2, 5

    Attribute 5: Intercultural and ethical competency

    Graduates are responsible and effective global citizens whose personal values and practices are consistent with their roles as responsible members of society.

    1, 2

    Attribute 7: Digital capabilities

    Graduates are well prepared for living, learning and working in a digital society.


    Attribute 8: Self-awareness and emotional intelligence

    Graduates are self-aware and reflective; they are flexible and resilient and have the capacity to accept and give constructive feedback; they act with integrity and take responsibility for their actions.

  • Learning Resources
    Required Resources
    Textbook: Passer, M. W. & Smith, R. E. (2019). Psychology – The Science of Mind and Behaviour (Australian Edition). McGraw-Hill: North Ryde, NSW.

    This book can be purchased by students, and an online version is available through the university library.

    Earlier editions of the Passer & Smith text will also be suitable for the courses Psychology 1A and 1B.

    For additional information regarding required resources please refer to the relevant Undergraduate Program Handbook on MyUni.
    Recommended Resources
    Passer & Smith - Connect Digital Resource
    The Passer & Smith textbook publisher offers an additional digital resource called "Connect", which gives access to the LearnSmart learning tool. You will find this useful for completing the courses Psychology 1A and 1B.

    Barr Smith Library – Psychology on the Web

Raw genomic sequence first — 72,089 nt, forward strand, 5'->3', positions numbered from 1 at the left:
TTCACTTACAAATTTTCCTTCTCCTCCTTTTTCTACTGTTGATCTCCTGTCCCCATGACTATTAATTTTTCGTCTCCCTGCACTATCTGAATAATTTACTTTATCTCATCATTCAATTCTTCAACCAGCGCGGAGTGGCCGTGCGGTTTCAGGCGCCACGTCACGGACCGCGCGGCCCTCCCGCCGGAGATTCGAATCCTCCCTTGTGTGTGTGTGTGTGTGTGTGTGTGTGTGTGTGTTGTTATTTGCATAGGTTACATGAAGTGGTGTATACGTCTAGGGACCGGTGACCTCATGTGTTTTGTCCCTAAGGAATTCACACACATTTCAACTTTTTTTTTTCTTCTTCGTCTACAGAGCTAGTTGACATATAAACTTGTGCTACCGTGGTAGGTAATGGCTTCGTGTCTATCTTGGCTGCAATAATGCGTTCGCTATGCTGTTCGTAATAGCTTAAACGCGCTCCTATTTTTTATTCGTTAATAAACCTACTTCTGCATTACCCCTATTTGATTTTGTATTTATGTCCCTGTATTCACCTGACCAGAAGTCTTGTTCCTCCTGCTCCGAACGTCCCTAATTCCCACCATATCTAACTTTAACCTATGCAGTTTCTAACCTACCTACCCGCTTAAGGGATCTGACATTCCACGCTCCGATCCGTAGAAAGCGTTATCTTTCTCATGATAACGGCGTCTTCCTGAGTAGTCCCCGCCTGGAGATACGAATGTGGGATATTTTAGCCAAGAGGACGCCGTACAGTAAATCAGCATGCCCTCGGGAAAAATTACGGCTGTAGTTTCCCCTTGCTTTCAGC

The Library is a major resource centre for students. The Research Librarian for Psychology, Maureen Bell, provides some useful information through the Internet at The website contains a list of databases, links to tutorials and help with searching methods.

    For additional information regarding recommended resources please refer to the relevant Undergraduate Program Handbook on MyUni.
    Online Learning
    In this course you will participate in online learning environments via MyUni -

    In your online learning you will read, listen to a number of presentations, be expected to participate in online discussions via discussion boards, and complete and submit assessments online.This course may also use MyUni for one or more of the following:
    •    Communication with students via Announcements and Discussion Board
    •    Submission of summative assessment
    •    Access to lecture recordings
    •    Access to tutorial materials
    •    Additional readings
    •    Self-directed learning activities
    •    Exam preparation materials

    Link to MyUni:

  • Learning & Teaching Activities
    Learning & Teaching Modes
    Psychology IB is comprised of a series of online lectures and learning activities, and a complementary series of interactive face-to-face workshops; both of these components cover a representative range of psychological topics and illustrate some of the various approaches currently employed in psychological research.  Materials in the online learning activities such as videos, interactive “mini-experiments” and formative quizzes support and extend the lecture series. The online lectures, the online learning activities and the interactive workshop content are important and assessable; therefore, you should fully engage with all aspects of the course.

    The information below is provided as a guide to assist students in engaging appropriately with the course requirements.

    Online Lectures: 15 hours (5 x 30 min lectures per module)

    Workshops & Tutorials = 15 hours

    Module Assessment Exercises = 30 hours

    Research Participation = 4 hours

    Major Assignment = 36 hours

    LearnSmart = 6 hours

    Online Supplementary Materials = 12 hours

    Weekly Reading = 36 hours

    Tutorial Engagement Tasks = 2 hours

    TOTAL = 156 hours
    Learning Activities Summary